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Canada’s Top Women’s Skips Team Up With Blakes to Open Curling Competition

February 28, 2024

The first rocks are out of the hack and curling is underway.

Two of Canada’s top Olympic medal-winning women’s skips – Cheryl Bernard (Co-Chair of the Special Olympics Canada Winter Games Calgary 2024) and Shannon Kleibrink, teamed up with Games Ambassador, Darby Taylor, and Michael Barrett of Blake, Cassels & Graydon LLP, the esteemed Platinum Partner of the curling event, to throw the first rock.

“Blakes has a tradition of being involved in our Calgary community. We know the Games are a combination of years of training for athletes across Canada, and the experience of a lifetime for many. As a celebration of excellence and inclusivity, the Games also embody the type the type of leadership and community building that we strive for at Blakes,” said Barrett.

Curling has a rich history at the Special Olympics Canada Winter Games that originated in the small town of Gimli, Manitoba

Nestled on the shores of Lake Winnipeg, a group of passionate individuals gathered with a vision in mind. It was the early 1980s, and they were determined to create opportunities for individuals with intellectual disabilities to experience the joy of sports, camaraderie, and competition.

Among these pioneers was a dedicated group from Special Olympics Canada, an organization committed to enriching the lives of people with intellectual disabilities through the power of sport. The town had a strong tradition of curling, a sport that involved sliding heavy stones on a sheet of ice towards a target area that is segmented into four concentric circles. Inspired by the inclusivity and teamwork inherent in curling, they saw an opportunity to introduce this beloved Canadian pastime to individuals with intellectual disabilities.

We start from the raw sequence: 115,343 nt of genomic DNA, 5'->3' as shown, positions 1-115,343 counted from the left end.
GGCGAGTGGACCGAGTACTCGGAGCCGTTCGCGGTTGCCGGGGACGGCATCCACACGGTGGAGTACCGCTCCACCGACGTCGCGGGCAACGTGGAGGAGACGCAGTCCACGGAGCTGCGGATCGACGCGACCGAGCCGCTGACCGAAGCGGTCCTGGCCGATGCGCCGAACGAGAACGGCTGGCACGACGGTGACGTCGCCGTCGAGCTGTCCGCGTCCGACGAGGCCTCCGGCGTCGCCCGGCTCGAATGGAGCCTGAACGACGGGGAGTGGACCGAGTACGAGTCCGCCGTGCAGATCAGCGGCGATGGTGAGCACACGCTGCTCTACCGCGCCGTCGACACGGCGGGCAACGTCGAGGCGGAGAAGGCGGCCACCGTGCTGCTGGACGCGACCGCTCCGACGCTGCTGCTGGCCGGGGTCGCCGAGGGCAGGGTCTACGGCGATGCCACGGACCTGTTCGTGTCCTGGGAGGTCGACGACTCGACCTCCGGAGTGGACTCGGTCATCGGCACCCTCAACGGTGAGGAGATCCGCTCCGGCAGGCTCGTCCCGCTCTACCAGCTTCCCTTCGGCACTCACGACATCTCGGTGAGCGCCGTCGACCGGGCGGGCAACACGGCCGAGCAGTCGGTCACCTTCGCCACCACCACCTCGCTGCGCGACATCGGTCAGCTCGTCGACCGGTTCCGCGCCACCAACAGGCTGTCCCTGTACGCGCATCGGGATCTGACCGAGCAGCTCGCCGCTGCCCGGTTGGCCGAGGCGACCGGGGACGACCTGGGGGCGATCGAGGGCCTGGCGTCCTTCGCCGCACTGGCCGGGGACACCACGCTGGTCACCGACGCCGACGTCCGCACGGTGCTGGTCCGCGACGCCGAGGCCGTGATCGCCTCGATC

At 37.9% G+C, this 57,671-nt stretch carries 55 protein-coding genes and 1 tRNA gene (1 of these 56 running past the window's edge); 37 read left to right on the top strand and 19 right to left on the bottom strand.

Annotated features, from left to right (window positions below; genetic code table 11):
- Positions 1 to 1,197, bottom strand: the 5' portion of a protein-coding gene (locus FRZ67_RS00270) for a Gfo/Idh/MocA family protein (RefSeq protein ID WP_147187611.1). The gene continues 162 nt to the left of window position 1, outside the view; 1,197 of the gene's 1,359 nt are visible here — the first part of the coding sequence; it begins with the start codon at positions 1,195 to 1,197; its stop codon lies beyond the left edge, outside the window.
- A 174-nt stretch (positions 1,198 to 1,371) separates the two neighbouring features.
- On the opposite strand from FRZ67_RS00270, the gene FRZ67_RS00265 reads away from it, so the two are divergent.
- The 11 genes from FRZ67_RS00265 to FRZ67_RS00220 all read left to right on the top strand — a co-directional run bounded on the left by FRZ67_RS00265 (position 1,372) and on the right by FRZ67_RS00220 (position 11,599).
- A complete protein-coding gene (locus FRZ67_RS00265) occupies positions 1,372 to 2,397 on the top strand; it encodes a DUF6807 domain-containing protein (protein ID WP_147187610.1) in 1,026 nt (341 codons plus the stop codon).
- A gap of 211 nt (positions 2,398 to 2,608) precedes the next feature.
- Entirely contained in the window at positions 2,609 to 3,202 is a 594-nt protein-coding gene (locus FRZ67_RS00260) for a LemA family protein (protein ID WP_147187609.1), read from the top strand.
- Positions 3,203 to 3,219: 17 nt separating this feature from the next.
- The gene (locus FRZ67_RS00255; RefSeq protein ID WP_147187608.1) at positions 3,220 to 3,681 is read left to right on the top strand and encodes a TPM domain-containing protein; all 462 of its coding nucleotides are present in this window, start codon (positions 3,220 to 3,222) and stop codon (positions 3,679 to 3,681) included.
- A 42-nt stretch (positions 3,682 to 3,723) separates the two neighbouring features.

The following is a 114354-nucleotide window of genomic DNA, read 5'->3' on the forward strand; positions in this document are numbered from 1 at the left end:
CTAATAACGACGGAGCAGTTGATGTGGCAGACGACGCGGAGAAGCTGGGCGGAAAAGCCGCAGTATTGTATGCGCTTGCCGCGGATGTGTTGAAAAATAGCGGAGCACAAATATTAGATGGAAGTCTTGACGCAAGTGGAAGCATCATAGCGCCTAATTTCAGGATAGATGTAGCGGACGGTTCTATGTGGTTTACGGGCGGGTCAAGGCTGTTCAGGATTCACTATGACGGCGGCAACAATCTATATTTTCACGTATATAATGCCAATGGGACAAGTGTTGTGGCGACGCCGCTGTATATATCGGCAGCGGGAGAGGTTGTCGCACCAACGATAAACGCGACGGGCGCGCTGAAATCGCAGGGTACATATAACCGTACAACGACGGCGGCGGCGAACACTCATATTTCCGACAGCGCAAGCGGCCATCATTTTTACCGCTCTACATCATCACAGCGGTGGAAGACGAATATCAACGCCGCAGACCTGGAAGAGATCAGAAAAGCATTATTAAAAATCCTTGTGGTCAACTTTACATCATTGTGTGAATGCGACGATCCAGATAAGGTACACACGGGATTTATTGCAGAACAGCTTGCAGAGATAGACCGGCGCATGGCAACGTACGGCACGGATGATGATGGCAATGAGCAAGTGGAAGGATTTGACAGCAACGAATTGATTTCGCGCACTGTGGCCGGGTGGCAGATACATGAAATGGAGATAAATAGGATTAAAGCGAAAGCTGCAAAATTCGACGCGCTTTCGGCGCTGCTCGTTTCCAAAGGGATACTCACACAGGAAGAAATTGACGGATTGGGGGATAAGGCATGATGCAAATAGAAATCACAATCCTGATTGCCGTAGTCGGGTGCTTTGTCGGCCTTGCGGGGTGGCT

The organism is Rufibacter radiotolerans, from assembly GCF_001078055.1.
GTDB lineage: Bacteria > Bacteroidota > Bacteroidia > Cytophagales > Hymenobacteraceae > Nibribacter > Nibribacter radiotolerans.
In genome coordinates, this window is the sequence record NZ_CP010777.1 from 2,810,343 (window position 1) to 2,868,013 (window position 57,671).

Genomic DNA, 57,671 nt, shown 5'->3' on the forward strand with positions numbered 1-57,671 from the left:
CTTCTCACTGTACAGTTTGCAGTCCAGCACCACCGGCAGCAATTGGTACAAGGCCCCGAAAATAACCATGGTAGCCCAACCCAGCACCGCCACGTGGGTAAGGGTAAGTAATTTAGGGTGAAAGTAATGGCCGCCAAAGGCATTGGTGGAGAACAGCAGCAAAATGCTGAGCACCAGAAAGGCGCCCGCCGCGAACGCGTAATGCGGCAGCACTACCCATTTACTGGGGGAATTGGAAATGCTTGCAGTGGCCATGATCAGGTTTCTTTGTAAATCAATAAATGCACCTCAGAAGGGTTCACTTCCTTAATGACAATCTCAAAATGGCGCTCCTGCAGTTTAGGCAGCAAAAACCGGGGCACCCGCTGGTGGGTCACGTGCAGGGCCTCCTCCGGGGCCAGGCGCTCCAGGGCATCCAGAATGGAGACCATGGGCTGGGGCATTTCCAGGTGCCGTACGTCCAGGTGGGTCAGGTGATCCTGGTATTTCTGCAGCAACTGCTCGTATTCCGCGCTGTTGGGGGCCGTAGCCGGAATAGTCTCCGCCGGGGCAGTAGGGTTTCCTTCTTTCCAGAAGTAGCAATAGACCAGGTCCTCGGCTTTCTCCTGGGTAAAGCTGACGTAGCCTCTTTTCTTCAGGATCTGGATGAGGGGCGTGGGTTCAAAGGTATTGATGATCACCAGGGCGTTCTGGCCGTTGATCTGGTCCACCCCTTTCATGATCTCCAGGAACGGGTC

In 1986, the first Special Olympics Canada National Winter Games took place in Banff, Alberta, and curling made its debut as an official sport in the event. Athletes from across the country, each with their own story of determination and resilience, took to the curling sheets to showcase their skills and passion for the game.

Over the years, the sport became a symbol of unity, breaking down barriers and proving that the love for competition knows no bounds. The athletes, with their infectious enthusiasm and unwavering spirit, inspired communities to embrace the principles of inclusion and acceptance.

“Sport really has the extraordinary power to unite people, break down barriers, and most importantly foster inclusion,” said Cheryl Bernard. “It transcends differences and creates a level playing field where everyone can participate, compete, and belong. Through sport, we build a more inclusive society that celebrates diversity and empowers individuals to reach their full potential. That is the value of sport.”

Today, in the heart of Gimli, Calgary and communities across Canada, Special Olympics curlers continue to make history. They forge friendships on the ice, celebrate victories, and overcome challenges, proving that the true essence of sports lies not just in competition but in the shared joy of the game. The history of curling with Special Olympics Canada is a testament to the transformative power of sports in building a more inclusive and compassionate society.

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